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The start of the NFL season is fast approaching. Preseason is underway. Agents and general managers are finalizing contracts. If you’re a football fan, things couldn’t be more exciting!
The big news this week is the Atlanta Falcons just agreed to a contract extension with Pro Bowl running back Devonta Freeman, which will pay him $41.25 million over the next 5 years, making him the highest paid running back in the NFL.
Is he worth it?
(Let’s save the valid but tangential discussion about pro athletes getting paid many times what other people in other professions are paid for another time.)
According to the NFL:
Two seasons ago, the 5-foot-8, 206-pound Freeman made the Pro Bowl after gaining 1,056 yards on 265 carries and catching 73 passes for 578 yards. Last season, he ran for 1,079 yards on 227 carries and had 54 receptions for 462 yards, again earning a Pro Bowl selection.
Every discussion about whether a player is overpaid or underpaid relative to his competitors revolves around statistics.
What if the NFL didn’t keep statistics?
Can you imagine the discussions that would be had among general managers and coaches about the players they want to sign if there were no statistics?
I don’t know how many times he scored, but he seemed to be in the end zone a lot last season. Remember that big play he made in New York?
Yeah, but that was just one play.
I know but he made lots of good plays like that.
I just don’t think he’s worth that much.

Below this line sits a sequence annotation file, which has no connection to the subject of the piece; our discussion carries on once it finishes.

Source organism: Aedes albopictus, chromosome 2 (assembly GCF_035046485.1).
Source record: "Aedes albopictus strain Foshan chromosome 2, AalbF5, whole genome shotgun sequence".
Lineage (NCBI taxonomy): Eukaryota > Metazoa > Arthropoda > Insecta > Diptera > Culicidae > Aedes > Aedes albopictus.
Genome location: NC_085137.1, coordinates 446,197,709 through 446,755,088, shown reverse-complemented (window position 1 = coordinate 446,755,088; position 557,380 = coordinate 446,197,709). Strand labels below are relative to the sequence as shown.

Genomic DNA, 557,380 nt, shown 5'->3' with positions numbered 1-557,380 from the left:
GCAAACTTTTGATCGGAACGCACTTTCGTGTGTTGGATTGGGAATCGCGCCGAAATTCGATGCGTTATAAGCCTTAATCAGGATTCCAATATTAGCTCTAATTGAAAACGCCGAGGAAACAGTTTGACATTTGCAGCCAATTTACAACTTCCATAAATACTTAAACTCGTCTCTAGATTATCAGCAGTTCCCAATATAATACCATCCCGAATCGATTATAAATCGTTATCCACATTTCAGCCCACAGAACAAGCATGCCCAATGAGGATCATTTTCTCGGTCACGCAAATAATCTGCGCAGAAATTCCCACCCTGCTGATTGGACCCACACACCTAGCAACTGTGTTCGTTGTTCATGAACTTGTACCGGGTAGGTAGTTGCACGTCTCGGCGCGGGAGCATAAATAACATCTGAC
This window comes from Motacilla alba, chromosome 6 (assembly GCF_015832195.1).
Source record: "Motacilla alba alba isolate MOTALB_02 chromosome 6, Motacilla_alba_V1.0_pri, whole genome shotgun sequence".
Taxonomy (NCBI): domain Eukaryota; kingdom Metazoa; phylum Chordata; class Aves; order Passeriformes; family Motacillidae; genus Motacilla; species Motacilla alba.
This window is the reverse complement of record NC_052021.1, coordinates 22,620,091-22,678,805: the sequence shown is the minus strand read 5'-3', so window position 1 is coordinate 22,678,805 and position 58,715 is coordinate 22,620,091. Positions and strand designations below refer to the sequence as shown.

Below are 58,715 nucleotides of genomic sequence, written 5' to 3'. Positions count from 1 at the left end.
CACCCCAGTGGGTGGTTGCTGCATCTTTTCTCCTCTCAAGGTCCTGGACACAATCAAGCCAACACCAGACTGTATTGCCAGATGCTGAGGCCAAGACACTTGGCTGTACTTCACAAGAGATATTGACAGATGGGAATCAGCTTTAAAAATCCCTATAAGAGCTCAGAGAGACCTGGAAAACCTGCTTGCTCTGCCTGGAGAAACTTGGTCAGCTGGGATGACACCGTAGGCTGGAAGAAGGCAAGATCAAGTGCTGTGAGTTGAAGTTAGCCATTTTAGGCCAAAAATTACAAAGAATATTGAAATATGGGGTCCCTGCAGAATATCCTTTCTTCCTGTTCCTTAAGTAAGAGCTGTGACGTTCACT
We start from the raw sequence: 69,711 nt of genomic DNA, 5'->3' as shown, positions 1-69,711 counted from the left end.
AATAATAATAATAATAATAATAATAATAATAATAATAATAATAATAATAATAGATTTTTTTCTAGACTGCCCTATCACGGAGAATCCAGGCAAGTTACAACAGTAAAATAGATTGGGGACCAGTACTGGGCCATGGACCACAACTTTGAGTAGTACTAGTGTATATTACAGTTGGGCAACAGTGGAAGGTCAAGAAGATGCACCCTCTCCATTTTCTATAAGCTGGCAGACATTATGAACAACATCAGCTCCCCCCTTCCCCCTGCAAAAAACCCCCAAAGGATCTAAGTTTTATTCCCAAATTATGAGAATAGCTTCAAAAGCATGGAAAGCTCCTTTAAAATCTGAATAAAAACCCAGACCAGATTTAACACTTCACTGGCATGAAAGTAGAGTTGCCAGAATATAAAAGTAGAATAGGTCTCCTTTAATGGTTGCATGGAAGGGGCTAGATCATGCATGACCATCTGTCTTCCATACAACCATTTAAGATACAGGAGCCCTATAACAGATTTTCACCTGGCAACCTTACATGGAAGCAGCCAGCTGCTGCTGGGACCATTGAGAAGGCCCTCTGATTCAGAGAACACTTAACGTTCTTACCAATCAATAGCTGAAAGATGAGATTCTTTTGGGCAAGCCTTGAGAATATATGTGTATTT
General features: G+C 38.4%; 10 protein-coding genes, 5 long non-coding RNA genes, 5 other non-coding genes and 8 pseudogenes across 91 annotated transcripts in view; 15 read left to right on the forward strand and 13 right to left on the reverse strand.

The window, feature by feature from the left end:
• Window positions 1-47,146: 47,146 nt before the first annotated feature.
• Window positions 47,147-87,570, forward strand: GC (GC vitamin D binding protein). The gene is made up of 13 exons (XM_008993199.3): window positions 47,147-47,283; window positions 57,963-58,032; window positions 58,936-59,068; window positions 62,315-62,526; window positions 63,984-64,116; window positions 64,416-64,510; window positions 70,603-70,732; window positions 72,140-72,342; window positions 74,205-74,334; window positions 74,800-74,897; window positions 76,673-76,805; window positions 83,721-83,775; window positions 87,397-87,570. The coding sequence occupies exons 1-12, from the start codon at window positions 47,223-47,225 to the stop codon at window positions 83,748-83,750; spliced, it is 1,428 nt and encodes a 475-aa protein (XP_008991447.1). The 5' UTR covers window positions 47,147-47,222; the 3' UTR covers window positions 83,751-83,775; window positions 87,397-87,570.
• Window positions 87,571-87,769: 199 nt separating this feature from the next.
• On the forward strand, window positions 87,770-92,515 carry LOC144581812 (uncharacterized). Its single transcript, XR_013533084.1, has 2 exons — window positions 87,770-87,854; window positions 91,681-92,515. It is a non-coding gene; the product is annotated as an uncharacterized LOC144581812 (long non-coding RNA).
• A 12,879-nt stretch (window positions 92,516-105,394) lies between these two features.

Based on what?
I don’t know. It just seems like we’re getting more production from Joe and Darryl.
Joe and Darryl? Are you sure you’re thinking about last season and not 2 seasons ago?
Wouldn’t it be great if we actually tracked how many times each player actually caught the ball and how many times they scored?
Yeah, but that would take a lot of work. We’re too busy running the team to do that.
Unfortunately, conversations like this happen all the time within churches as it relates to their outreach and specifically the impact of their website and church SEO.
Most churches don’t track how visitors heard about their church or what led them to visit.
As a result, most conversations about what kind of church marketing / outreach is working and what’s not comes down to speculation and anecdotal evidence. Most conversations about where to invest time and money come down to gut feeling.
Wouldn’t it be great if your church actually tracked how many visitors came to your church as a result of personal invitations, online searches, social media, driving by the church and seeing the sign, etc so you could make decisions based on real data?
Yes, it takes time and effort to ask visitors how they heard about your church. Yes, it takes time and effort to track and compile that information. But the bottom line is…
If you want to know the value of anything, you have to be willing to measure its results.
If you’d like help putting together a system to help your church gather and track this data, that’s something we include in our church SEO service. We’d love to talk more about that with you. But we can’t talk to your visitors and track their responses for you. You have to be willing to do the work if you want to make informed decisions.
- Are you tacking where your church visitors are finding out about your church? Why or why not?
- What if any action will you be taking on this?